[Jefferson] begins his 1783 letter to Clark with the two topics which pulled his thoughts westward: science and politics. He thanks Clark for sending him shells and seeds and assures him that he would be pleased to have as many bones, teeth and tusks of the mammoth as Clark might be able to find. Then within the same paragraph Jefferson reveals his apprehension at the rumor that money was being raised in England for exploration between the Mississippi and the Pacific, and even though it was professed as only for knowledge, he feared colonization. Jefferson then wonders, if money could be raised in this country for western exploration, "How would you like to lead such a party?" Clark declines Jefferson's request for financial reasons, but as a hero of the western theatre of the Revolution, he was quite knowledgeable of the Indians of the northwest territory and offered advice on how to best proceed among the Indian peoples, advice which Jefferson stored away for future use. In later correspondence Clark would recommend his youngest brother, William, as also knowledgeable of the Indian territory and, "well qualified almost for any business."

In the Ordinance of 1784, introduced by Jefferson to the Continental Congress under the authority of the Articles of Confederation, he suggested new states could be formed from western territories. In fact Jefferson suggested a total of seventeen states from the region referred to as the Ohio River Valley and suggested names like Chersonesus, Sylvania, Assenisipia, Metropotamia, Polypotamia, Pelisipia, Saratoga, Washington, Michigania, and Illinoia. Jefferson’s particular proposal was not adopted by Congress, however, his ideas would become the basis for the Northwest Ordinance which was finally adopted in 1787 and is the one good thing that is commonly taught to schoolchildren about the Articles of Confederation.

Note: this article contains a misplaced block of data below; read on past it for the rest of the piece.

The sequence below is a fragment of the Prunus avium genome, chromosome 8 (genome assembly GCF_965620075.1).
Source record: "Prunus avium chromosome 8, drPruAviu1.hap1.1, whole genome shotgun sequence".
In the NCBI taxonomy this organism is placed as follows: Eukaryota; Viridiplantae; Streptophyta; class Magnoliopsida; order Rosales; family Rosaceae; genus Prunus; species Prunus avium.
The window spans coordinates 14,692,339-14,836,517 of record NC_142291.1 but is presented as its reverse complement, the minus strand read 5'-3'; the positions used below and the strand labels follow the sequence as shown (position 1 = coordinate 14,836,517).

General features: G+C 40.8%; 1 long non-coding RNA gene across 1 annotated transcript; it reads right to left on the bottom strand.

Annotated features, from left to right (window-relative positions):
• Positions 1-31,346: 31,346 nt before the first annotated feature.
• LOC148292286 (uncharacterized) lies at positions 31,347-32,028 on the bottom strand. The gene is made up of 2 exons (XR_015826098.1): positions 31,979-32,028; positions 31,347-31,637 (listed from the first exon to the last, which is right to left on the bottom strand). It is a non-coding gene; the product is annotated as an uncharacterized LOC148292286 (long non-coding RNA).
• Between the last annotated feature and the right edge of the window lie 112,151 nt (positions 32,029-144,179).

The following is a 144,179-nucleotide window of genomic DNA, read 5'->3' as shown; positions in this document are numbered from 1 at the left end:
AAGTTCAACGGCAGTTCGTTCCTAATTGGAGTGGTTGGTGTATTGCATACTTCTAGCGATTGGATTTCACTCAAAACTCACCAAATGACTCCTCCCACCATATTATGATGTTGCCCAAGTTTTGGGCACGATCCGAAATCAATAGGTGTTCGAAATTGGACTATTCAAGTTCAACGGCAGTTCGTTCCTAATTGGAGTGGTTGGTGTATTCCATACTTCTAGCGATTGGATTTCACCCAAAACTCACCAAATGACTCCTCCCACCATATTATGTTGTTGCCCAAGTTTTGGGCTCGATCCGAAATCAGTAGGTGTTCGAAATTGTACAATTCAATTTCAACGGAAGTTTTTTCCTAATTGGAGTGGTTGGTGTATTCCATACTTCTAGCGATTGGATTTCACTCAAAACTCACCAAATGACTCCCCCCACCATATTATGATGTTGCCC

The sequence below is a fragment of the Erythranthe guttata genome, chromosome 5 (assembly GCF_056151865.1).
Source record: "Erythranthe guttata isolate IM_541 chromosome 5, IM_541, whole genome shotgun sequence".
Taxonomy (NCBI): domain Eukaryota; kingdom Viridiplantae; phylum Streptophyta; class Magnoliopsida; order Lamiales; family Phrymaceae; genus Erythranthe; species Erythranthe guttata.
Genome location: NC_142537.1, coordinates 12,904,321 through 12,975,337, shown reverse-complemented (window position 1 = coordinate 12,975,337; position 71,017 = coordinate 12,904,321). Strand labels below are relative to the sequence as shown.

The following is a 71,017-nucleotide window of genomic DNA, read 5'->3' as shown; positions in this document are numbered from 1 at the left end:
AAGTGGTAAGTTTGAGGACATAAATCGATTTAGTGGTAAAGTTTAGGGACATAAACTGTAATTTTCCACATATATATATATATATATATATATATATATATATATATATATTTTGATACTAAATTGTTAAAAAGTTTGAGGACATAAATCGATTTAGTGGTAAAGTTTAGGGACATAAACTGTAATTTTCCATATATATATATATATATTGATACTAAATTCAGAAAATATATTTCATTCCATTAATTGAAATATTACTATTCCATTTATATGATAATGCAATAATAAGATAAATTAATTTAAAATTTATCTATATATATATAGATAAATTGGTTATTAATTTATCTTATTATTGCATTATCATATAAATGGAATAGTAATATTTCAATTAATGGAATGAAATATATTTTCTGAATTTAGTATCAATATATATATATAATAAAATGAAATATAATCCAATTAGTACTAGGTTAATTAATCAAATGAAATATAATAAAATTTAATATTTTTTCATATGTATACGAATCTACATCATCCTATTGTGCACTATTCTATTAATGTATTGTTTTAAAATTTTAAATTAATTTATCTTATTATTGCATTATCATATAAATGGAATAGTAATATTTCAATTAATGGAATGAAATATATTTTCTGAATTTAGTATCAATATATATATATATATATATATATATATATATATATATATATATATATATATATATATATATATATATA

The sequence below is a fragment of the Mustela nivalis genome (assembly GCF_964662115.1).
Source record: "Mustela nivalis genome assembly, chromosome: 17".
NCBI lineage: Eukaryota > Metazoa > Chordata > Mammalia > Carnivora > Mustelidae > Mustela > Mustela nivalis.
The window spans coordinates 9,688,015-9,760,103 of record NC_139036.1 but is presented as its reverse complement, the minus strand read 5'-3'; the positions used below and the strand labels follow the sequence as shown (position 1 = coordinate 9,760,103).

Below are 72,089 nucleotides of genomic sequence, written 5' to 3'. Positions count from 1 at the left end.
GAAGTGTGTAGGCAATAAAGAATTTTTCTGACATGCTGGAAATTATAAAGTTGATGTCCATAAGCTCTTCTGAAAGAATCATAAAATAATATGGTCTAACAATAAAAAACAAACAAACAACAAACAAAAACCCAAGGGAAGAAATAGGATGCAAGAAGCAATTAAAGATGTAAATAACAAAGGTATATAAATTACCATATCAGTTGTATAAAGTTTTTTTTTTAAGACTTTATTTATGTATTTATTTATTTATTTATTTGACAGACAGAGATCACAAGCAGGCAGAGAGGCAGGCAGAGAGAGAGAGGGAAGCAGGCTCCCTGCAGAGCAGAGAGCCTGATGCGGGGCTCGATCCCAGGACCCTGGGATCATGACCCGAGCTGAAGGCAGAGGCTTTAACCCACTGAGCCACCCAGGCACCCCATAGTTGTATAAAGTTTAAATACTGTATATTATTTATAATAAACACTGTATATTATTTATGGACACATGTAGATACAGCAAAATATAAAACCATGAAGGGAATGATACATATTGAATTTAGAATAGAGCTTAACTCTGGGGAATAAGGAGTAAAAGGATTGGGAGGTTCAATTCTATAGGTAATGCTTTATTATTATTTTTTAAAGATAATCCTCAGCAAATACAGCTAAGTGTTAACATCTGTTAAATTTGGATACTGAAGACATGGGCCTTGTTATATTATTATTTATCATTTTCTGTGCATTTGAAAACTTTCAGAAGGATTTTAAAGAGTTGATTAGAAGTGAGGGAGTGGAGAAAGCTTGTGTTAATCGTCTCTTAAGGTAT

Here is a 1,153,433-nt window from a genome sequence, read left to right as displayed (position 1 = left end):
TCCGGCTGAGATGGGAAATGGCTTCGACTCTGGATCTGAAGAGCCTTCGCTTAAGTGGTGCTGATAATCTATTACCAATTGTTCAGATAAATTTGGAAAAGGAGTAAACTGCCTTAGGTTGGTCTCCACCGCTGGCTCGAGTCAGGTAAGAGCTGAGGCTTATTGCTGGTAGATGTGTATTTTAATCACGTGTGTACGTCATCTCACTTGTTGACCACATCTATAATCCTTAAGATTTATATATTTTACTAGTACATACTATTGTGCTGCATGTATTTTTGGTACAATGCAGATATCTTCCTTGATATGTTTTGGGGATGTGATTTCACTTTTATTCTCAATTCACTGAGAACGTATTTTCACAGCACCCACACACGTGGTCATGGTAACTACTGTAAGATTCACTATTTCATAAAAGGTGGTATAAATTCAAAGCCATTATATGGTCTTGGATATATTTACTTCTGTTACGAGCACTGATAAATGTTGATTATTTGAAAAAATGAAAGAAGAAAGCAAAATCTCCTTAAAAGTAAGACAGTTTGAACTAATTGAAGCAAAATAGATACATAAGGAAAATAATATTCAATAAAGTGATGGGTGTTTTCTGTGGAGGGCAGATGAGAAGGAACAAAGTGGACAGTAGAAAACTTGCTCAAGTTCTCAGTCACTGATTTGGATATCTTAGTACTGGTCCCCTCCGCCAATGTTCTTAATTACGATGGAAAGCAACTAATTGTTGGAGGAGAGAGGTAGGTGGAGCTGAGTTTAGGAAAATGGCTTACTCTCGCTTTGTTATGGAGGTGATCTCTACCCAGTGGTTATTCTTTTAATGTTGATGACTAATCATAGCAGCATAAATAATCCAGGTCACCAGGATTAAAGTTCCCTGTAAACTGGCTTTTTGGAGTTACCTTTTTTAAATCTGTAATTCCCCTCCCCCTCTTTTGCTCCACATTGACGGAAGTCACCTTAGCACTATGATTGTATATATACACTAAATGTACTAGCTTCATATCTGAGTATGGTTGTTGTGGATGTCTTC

John Ledyard, an explorer who had sailed with Captain James Cook, was given much support by Jefferson in 1786 while he was serving as Minister to France. Backed financially by people like the Marquis de Lafayette and John Adam’s son-in-law, William Smith, Ledyard attempted to explore the west by approaching it from the Russian side. The Monticello website advises “Jefferson supported the venture but noted that despite Ledyard's ingenuity and information, 'Unfortunately he has too much imagination.' Ledyard was arrested within 200 miles of Kamschatka, escorted to the Polish border and charged not to set foot within Russian territory again.”

In 1793, the American Philosophical Society, of which Jefferson was a member, fully supported Andre Michaux, a French botanist, in his efforts to locate the shortest and most convenient route between the United States and the Pacific Ocean. The Monticello website advises Jefferson organized the subscription to finance the expedition, and even though the undertaking was not under government sponsorship, he appraised President Washington, who offered to 'readily add my mite' to the project. Jefferson's instructions to Michaux on behalf of the Society reiterated the objective of finding the shortest route to the Pacific with equal importance given to the gathering of geographic and scientific data. But the expedition began to unravel before reaching the Mississippi river, as it became apparent that Michaux was involved in a French plot to gather support against the Spanish settlements west of the Mississippi. An important remnant of this truncated expedition was Jefferson's written set of instructions to Michaux, which would reappear in a more detailed form when delivered later to Meriwether Lewis.